1811 Dictionary in the Vulgar Tongue: Section X,Y AND Z by@francisgrose

1811 Dictionary in the Vulgar Tongue: Section X,Y AND Z

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1811 Dictionary of the Vulgar Tongue

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1811 Dictionary in the Vulgar Tongue, by Francis Grose is part of HackerNoon’s Book Blog Post series. You can jump to any chapter in this book here: [LINK TO TABLE OF LINK]. Section X,Y AND Z

Section X,Y AND Z

XANTIPPE. The name of Socrates's wife: now used to signify a shrew or scolding wife.

YAFFLING. Eating. CANT.

TO YAM. To eat or stuff heartily.

YANKEY, or YANKEY DOODLE. A booby, or country
  lout: a name given to the New England men in North
  America. A general appellation for an American.

YARMOUTH CAPON. A red herring: Yarmouth is a
  famous place for curing herrings.

YARMOUTH COACH. A kind of low two-wheeled cart
  drawn by one horse, not much unlike an Irish car.

YARMOUTH PYE. A pye made of herrings highly spiced,
  which the city of Norwich is by charter bound to present
  annually to the king.

YARUM. Milk. CANT.

YEA AND NAY MAN. A quaker, a simple fellow, one who can only answer yes, or no.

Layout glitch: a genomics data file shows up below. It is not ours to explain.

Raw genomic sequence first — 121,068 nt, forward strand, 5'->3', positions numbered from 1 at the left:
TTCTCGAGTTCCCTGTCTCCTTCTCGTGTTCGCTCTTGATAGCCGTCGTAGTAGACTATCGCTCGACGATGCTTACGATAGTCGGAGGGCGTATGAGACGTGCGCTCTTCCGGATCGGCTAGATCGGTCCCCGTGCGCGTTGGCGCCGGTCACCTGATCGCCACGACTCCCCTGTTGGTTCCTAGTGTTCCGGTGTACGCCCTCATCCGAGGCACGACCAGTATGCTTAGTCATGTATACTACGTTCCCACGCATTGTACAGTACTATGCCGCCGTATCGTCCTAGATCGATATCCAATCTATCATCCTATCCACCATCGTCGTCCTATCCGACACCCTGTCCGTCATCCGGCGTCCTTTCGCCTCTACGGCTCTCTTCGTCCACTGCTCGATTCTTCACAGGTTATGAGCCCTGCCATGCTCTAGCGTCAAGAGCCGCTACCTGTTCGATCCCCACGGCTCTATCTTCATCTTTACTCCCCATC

YELLOW. To look yellow; to be jealous. I happened to call on Mr. Green, who was out: on coming home, and finding me with his wife, he began to look confounded blue, and was, I thought, a little yellow.

YELLOW BELLY. A native of the Fens of Lincolnshire; an allusion to the eels caught there.

YELLOW BOYS. Guineas.

TO YELP. To cry out. Yelper; a town cryer, also one apt to make great complaints on trifling occasions.

YEST. A contraction of yesterday.

YOKED. Married. A yoke; the quantum of labour performed at one spell by husbandmen, the day's work being divided in summer into three yokes. Kentish term.

YORKSHIRE TYKE. A Yorkshire clown. To come Yorkshire over any one; to cheat him.

YOUNG ONE. A familiar expression of contempt for another's ignorance, as "ah! I see you're a young one." How d'ye do, young one?

TO YOWL. To cry aloud, or howl.

ZAD. Crooked like the letter Z. He is a mere zad, or perhaps zed; a description of a very crooked or deformed person.

ZANY. The jester, jack pudding, or merry andrew, to a
  mountebank.

ZEDLAND. Great part of the west country, where the
  letter Z is substituted for S; as zee for see, zun for sun,

About HackerNoon Book Series: We bring you the most important technical, scientific, and insightful public domain books. This book is part of the public domain.

Grose, Francis. 2004. 1881 Dictionary in the Vulgar Tongue. Urbana, Illinois: Project Gutenberg. Retrieved April 2022 from https://www.gutenberg.org/cache/epub/5402/pg5402.html

This eBook is for the use of anyone anywhere at no cost and with almost no restrictions whatsoever. You may copy it, give it away or re-use it under the terms of the Project Gutenberg License included with this eBook or online at www.gutenberg.org, located at https://www.gutenberg.org/policy/license.html.

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